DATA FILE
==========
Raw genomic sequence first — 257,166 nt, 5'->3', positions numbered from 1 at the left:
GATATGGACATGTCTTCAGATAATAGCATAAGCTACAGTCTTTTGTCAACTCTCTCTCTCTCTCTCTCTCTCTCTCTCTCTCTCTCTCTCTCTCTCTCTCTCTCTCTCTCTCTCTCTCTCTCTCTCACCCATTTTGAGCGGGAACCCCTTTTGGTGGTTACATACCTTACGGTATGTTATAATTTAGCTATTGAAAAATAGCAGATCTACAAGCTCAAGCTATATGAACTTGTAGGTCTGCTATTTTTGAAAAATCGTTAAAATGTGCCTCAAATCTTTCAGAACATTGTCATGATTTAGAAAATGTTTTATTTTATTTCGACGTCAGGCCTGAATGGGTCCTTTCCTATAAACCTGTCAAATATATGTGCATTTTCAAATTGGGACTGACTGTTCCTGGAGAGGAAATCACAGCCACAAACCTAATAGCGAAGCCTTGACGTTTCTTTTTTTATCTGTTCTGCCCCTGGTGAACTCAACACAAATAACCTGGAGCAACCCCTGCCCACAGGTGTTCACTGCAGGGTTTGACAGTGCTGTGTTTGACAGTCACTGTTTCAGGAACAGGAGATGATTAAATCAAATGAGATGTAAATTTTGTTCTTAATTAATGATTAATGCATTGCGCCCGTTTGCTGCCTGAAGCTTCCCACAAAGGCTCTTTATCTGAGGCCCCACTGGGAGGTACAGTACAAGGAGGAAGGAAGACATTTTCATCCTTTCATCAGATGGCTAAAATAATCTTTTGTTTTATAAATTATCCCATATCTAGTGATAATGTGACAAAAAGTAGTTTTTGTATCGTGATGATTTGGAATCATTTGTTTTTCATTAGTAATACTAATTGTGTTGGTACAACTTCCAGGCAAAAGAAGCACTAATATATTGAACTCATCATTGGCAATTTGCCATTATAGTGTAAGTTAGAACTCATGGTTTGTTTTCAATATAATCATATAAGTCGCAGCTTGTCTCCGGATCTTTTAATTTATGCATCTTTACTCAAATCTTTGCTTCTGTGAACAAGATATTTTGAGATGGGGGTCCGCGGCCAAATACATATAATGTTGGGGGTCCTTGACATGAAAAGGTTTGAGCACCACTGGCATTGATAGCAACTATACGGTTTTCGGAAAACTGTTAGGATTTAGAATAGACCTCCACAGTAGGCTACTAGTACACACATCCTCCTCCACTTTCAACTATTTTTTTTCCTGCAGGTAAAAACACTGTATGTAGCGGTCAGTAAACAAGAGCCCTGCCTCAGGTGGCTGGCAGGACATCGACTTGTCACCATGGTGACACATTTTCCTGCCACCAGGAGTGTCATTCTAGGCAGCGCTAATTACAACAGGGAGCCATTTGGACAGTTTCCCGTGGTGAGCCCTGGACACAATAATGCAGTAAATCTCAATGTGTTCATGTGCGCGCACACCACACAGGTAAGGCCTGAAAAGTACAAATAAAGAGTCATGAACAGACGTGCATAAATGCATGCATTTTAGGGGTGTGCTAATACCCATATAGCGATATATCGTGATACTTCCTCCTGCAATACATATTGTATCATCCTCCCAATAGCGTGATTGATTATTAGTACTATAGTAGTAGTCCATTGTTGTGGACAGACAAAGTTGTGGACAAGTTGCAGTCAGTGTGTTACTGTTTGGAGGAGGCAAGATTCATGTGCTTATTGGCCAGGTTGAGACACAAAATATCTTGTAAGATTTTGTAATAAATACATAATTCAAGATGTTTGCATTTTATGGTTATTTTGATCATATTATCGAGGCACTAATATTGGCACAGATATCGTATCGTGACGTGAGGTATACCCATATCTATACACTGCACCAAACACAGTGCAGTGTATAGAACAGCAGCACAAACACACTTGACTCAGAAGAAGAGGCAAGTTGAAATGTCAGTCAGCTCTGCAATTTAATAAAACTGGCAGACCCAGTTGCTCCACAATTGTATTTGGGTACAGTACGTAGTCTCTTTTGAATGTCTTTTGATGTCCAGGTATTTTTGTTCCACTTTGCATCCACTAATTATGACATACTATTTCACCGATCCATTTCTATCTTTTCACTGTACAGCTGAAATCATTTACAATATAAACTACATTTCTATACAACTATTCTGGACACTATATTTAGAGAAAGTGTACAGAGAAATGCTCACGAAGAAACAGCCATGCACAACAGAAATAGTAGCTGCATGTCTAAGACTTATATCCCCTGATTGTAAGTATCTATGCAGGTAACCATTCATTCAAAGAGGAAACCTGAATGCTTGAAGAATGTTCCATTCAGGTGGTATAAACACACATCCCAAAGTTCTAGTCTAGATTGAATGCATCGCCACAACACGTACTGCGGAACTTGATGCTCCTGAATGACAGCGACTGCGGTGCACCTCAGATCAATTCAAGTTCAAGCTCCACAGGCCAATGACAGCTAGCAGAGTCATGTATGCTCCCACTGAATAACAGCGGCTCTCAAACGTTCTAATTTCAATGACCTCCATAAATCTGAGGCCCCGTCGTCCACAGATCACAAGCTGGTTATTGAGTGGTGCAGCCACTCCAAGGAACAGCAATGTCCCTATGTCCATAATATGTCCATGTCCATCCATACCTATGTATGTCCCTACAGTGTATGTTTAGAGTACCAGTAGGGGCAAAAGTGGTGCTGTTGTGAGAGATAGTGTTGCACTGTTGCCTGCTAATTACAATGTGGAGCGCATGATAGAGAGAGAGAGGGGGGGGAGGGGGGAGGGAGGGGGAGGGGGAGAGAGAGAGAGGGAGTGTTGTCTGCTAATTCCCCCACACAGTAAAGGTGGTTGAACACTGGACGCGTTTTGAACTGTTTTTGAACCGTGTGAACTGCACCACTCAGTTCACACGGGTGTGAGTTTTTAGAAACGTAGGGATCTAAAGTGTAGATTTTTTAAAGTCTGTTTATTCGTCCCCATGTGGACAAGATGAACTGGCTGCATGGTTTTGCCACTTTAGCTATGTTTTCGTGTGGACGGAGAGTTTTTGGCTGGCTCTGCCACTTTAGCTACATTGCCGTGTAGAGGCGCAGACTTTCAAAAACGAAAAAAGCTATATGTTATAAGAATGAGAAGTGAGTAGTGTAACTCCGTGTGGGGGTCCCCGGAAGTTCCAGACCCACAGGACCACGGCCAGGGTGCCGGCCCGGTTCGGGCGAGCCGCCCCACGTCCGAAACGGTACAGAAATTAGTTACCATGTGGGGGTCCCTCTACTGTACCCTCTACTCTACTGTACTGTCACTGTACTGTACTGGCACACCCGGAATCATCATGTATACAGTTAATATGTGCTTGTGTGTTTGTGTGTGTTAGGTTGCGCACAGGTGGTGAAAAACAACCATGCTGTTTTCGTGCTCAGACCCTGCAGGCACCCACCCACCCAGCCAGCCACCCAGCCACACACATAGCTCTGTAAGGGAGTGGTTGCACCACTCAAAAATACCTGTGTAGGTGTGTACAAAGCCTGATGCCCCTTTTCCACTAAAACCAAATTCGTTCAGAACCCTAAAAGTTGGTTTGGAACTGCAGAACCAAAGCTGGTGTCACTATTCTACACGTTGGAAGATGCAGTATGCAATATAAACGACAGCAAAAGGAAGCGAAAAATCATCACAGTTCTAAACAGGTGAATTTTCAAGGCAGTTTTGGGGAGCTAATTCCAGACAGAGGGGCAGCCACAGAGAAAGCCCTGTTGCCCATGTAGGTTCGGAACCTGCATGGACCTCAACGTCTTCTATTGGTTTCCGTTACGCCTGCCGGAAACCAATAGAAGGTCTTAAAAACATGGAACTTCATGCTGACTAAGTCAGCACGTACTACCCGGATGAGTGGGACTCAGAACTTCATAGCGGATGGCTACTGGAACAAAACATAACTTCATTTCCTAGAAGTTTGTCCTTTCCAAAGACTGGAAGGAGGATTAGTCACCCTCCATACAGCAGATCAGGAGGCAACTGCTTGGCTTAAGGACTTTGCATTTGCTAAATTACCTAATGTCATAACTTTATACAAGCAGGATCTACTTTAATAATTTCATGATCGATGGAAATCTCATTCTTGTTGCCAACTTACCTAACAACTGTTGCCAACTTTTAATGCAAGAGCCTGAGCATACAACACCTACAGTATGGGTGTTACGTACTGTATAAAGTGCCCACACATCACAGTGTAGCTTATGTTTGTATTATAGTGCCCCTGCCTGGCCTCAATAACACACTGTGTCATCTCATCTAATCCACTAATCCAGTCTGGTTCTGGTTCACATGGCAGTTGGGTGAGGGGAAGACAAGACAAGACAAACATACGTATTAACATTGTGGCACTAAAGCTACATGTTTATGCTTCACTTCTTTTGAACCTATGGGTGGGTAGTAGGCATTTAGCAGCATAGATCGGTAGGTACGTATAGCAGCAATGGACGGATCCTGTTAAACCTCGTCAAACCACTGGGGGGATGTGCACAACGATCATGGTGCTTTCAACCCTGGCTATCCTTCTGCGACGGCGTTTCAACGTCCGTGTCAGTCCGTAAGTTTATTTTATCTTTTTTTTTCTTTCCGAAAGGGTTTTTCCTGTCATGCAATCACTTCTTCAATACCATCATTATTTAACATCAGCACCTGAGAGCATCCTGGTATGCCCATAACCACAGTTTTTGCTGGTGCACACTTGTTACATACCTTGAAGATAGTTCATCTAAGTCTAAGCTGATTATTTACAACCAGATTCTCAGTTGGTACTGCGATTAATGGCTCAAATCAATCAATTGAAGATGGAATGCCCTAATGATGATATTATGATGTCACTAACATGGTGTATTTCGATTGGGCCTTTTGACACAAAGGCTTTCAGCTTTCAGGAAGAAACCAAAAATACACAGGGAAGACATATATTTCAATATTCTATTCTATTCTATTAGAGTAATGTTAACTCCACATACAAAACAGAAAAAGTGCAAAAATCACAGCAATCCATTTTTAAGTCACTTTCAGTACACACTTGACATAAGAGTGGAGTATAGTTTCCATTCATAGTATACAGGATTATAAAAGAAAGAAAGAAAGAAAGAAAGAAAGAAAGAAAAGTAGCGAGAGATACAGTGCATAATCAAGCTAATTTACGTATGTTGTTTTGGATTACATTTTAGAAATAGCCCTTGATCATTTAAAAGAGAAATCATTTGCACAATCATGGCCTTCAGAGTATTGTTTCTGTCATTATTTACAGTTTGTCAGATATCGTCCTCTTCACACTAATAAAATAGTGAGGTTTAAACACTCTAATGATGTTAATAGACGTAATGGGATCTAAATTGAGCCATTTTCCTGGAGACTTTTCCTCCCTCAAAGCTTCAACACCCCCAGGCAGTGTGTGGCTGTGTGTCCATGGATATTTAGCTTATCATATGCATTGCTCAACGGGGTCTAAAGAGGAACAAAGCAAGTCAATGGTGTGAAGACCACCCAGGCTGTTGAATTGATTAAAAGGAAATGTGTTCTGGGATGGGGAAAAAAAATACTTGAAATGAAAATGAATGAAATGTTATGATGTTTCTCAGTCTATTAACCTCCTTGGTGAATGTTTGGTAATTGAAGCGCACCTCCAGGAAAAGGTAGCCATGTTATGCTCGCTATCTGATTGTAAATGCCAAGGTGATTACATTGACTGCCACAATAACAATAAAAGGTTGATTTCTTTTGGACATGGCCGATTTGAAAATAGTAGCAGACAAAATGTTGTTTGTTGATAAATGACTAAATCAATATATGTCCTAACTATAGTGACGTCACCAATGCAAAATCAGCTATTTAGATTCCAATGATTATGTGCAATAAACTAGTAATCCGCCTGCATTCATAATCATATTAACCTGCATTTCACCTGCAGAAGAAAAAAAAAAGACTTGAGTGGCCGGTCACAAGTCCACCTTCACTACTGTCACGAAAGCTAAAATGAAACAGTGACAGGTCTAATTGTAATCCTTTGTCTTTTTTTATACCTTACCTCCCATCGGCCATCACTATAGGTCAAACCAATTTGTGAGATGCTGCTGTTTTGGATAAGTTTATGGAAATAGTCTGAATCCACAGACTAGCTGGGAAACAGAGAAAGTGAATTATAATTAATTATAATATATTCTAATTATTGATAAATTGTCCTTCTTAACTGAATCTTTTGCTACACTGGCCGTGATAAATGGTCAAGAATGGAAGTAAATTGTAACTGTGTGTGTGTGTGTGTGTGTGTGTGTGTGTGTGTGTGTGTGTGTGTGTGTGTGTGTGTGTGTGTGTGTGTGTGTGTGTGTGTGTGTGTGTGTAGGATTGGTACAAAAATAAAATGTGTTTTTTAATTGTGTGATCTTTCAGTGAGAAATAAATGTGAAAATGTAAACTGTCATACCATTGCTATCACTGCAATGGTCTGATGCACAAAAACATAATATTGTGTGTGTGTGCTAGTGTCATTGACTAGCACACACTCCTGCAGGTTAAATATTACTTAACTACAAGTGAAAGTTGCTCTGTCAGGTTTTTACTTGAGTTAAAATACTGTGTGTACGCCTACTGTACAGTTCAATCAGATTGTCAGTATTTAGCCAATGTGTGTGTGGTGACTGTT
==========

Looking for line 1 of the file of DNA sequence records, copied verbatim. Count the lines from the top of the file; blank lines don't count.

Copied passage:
Raw genomic sequence first — 257,166 nt, 5'->3', positions numbered from 1 at the left: